The Congressional Budget Office estimated Wednesday that the deadline for raising the federal debt ceiling will fall in the first half of March, moving up the estimated date because of the revenue lost from the Republican-passed tax cuts.

Previously, the budget office had projected that the debt ceiling would become binding in late March or early April.

But because the new withholding tables for the lower tax rates are being phased in, the Treasury can expect "roughly $10 billion to $15 billion per month less," the CBO said. The agency provides budgetary and economic analysis to Congress.

Treasury Secretary Steven Mnuchin told Congress late Tuesday that he could move around accounts long enough to pay bills through February and called on lawmakers to quickly raise the debt limit.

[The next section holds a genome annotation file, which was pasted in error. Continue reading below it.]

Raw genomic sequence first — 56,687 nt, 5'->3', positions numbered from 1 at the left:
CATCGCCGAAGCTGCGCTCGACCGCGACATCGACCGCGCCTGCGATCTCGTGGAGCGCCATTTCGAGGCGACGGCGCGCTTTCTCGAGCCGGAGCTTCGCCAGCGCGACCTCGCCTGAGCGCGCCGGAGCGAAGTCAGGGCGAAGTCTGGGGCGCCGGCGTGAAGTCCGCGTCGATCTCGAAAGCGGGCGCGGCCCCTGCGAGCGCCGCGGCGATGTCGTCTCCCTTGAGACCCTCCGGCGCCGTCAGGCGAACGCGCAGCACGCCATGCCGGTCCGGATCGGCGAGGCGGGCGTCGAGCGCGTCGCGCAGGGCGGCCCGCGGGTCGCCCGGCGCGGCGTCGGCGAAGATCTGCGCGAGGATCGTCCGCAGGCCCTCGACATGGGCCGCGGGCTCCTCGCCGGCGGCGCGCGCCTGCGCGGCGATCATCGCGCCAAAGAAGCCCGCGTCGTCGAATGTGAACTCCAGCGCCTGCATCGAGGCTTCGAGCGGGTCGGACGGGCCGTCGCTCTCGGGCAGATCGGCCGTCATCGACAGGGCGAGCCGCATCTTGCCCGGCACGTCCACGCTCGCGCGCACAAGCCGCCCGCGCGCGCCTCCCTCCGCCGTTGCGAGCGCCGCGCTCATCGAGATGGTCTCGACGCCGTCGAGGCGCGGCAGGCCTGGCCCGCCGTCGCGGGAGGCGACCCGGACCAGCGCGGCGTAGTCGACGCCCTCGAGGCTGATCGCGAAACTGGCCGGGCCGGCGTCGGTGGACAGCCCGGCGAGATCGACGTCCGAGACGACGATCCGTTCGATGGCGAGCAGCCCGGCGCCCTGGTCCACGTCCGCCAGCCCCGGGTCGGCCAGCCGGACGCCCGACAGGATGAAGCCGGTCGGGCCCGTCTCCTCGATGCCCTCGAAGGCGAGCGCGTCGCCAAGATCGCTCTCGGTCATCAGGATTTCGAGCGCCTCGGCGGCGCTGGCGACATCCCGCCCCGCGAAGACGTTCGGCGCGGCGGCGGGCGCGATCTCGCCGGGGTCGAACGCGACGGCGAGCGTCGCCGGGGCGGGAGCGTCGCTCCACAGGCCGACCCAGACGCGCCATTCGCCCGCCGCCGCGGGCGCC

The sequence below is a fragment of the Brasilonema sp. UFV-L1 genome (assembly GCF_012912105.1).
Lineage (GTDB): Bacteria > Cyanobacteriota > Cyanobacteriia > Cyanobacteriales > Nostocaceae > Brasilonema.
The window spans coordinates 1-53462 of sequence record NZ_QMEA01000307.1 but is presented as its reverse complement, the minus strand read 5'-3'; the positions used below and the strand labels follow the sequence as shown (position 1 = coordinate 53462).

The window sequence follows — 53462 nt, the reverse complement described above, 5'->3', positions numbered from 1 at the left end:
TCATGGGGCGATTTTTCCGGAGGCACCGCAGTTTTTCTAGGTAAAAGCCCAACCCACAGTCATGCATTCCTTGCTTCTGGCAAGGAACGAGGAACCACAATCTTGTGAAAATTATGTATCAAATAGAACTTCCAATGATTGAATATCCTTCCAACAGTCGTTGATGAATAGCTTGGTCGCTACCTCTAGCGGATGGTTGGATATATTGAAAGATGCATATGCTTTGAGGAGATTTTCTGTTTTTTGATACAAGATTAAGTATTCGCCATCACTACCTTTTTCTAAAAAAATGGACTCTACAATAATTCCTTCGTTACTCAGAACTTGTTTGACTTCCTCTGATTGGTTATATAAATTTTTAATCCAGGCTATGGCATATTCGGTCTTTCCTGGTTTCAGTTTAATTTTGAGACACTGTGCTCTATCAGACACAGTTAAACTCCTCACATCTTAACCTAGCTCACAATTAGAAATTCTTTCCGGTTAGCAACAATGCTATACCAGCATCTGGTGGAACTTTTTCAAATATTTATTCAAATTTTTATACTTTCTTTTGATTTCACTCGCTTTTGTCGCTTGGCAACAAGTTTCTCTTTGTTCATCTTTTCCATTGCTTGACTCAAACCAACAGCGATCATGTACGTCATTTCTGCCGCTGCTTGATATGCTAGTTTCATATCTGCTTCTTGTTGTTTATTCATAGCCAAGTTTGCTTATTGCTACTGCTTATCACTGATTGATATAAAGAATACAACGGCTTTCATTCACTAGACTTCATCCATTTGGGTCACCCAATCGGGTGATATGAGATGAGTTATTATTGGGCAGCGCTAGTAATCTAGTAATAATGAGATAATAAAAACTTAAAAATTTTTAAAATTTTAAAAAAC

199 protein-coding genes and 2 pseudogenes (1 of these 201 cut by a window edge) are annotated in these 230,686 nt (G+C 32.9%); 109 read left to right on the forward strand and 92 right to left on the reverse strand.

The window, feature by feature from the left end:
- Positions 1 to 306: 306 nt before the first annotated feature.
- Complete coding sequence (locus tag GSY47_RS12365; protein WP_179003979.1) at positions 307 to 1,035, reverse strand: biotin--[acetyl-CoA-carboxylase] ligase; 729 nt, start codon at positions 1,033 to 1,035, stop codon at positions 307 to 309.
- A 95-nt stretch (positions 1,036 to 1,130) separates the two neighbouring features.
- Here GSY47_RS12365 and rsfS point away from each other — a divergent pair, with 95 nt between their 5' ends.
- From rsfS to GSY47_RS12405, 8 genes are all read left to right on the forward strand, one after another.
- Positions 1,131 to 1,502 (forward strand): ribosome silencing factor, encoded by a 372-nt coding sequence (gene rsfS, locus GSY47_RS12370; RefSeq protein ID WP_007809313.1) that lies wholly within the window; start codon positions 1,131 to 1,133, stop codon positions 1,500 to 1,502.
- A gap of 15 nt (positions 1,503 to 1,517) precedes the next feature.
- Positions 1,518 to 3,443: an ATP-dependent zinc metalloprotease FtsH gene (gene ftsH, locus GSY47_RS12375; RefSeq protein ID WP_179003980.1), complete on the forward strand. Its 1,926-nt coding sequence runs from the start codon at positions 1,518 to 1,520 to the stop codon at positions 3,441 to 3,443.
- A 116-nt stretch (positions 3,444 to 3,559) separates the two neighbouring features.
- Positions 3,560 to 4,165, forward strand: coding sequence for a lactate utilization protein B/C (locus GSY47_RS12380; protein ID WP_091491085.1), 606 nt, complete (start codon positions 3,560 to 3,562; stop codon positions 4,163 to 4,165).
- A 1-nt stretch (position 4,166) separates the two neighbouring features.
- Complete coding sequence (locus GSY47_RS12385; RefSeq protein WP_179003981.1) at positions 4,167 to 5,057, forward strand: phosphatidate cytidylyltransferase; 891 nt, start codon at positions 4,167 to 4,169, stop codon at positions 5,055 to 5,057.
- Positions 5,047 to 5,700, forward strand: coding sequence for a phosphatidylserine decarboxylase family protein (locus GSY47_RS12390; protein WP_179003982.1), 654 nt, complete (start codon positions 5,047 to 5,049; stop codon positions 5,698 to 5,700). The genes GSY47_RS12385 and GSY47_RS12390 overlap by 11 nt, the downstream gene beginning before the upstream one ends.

The Treasury has been at the debt ceiling of $20.5 trillion since December. Mnuchin has the ability to draw from government accounts to keep paying incoming bills and can draw on cash on hand and incoming revenue.

Once those resources are exhausted, however, the Treasury faces the prospect of failing to make a payment in full and on time. A default on the federal debt would entail terrible consequences for the economy.